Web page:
Provision for credit losses and unfunded commitments

 

1,740

 

648

Depreciation

 

394

 

356

Amortization and accretion

 

443

 

(19)

Gain on sales and calls of investment securities

(14)

(96)

Net losses on sales of assets

 

1

 

Loss (gains) on equity securities

35

(31)

Gain on sale of loans held for sale, originated

(1,094)

(435)

Net gains on other real estate owned, including write‑downs

 

(8)

 

Increase in bank owned life insurance cash surrender value

(91)

(50)

Stock‑based compensation expense, net of employee tax obligation

 

4

 

5

Net accretion of certain acquistion related fair value adjustments

 

(262)

 

(1,527)

Changes in assets and liabilities:

 

  

 

  

Loans held for sale

4,411

(1,199)

Accrued interest receivable

 

223

 

(165)

Other assets

 

(270)

 

150

Accrued interest payable

 

(41)

 

(9)

Other liabilities

 

404

 

295

Net cash provided by operating activities

 

6,965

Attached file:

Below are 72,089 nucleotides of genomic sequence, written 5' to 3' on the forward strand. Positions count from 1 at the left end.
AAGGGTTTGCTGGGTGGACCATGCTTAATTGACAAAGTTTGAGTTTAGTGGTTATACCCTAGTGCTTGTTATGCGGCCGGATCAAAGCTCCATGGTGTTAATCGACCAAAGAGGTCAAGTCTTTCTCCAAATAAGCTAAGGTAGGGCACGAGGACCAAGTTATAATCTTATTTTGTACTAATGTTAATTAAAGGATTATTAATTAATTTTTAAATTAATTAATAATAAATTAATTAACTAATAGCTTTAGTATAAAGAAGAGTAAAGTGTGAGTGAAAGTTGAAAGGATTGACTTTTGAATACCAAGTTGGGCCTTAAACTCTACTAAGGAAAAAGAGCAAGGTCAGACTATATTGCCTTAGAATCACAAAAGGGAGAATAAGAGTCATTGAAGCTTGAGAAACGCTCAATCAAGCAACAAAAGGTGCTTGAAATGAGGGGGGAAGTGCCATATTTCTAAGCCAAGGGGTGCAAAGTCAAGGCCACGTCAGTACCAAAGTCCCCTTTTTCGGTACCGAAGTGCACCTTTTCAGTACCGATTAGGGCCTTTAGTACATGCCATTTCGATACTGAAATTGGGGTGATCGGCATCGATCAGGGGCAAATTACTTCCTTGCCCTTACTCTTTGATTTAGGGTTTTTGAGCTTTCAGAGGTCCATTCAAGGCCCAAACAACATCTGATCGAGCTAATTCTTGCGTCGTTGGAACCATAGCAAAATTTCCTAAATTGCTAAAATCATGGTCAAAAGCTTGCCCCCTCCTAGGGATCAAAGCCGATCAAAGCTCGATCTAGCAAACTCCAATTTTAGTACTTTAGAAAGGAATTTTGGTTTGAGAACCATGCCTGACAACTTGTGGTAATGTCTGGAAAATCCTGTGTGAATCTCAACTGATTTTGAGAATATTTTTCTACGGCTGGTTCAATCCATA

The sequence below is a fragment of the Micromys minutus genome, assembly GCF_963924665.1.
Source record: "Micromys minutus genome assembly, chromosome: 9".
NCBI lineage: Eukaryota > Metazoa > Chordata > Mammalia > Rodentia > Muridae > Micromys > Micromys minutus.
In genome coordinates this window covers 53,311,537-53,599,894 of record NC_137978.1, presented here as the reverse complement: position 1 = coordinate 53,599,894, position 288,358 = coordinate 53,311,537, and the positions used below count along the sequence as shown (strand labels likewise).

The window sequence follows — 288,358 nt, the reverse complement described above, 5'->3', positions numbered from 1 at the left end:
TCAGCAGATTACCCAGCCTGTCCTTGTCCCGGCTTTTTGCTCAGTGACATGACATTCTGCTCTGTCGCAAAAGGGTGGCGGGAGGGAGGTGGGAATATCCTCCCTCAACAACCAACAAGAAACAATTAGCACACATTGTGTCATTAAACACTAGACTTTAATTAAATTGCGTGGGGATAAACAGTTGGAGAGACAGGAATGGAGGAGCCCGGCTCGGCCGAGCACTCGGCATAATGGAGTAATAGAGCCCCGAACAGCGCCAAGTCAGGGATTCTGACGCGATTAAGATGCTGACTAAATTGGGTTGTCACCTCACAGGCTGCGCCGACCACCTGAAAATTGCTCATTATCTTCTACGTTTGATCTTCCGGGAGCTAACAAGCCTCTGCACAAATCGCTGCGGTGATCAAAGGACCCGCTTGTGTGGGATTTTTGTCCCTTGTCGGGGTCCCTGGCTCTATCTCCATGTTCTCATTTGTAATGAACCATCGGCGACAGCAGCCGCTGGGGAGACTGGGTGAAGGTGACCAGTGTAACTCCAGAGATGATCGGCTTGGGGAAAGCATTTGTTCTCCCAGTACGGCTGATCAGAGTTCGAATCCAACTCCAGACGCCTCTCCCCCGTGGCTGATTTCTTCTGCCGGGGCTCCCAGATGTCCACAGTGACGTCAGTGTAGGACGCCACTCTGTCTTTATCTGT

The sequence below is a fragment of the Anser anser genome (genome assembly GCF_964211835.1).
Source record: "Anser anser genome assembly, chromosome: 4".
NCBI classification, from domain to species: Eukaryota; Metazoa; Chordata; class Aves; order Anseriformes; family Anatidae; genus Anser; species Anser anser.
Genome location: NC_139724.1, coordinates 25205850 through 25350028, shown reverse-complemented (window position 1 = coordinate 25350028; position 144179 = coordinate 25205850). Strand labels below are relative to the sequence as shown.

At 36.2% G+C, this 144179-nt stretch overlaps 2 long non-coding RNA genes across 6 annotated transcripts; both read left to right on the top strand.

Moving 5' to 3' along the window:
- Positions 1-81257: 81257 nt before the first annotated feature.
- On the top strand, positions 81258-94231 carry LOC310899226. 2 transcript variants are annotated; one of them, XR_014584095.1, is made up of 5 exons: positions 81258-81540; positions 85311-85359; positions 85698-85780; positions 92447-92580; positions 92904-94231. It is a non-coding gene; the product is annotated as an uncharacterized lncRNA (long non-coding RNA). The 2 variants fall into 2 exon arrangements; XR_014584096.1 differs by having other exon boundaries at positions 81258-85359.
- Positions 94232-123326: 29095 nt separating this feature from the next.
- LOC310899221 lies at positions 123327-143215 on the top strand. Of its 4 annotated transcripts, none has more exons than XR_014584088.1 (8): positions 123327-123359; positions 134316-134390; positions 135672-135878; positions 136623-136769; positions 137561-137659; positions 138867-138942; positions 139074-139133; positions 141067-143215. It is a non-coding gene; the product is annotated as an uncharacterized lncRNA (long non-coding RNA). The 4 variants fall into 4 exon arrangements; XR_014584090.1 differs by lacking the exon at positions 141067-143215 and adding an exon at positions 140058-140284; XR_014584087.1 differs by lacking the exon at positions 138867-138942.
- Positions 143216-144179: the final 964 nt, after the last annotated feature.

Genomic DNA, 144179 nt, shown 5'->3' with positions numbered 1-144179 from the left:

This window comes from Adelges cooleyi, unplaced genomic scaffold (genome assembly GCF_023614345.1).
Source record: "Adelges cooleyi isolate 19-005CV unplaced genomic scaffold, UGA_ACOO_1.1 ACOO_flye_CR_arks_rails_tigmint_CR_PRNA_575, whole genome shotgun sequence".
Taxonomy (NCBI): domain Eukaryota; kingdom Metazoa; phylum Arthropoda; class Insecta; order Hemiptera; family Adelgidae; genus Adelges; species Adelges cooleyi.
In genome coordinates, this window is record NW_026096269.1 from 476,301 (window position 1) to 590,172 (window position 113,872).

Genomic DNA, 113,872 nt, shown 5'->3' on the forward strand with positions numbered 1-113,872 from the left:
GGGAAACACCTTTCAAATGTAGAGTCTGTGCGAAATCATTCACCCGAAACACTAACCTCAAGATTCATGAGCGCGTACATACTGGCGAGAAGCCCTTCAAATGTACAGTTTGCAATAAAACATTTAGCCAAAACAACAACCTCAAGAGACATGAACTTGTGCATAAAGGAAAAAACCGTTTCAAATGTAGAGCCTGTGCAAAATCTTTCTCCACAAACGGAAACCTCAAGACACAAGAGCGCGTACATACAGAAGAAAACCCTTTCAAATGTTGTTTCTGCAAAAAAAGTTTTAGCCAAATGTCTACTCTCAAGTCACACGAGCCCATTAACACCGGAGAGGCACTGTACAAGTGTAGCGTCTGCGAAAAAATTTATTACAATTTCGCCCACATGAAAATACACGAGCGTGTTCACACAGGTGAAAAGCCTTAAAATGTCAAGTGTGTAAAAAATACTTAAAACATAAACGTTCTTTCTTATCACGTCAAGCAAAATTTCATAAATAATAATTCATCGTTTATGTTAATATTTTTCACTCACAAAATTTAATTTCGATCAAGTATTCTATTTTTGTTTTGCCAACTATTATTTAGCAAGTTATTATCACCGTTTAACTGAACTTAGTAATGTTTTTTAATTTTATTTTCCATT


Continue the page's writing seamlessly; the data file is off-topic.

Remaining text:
329

CASH FLOWS FROM INVESTING ACTIVITIES:

 

  

 

  

Purchases of securities available for sale

 

(29,859)

 

(6,315)

Purchases of other investments

(7)

Purchase of restricted stock

(90)

Proceeds from maturities and paydowns of securities available for sale

 

14,508

 

8,831

Proceeds from sales of securities available for sale

 

19,664

 

Net increase in loans

 

(43,262)

 

(19,615)

Proceeds from sale of assets

 

174

 

Purchases of premises and equipment

 

(1,160)

 

(105)

Proceeds from the sales of foreclosed assets

 

288

 

Proceeds from redemption of restricted stock

 

364

 

221

Net cash used by investing activities

 

(39,380)

 

(16,983)

CASH FLOWS FROM FINANCING ACTIVITIES: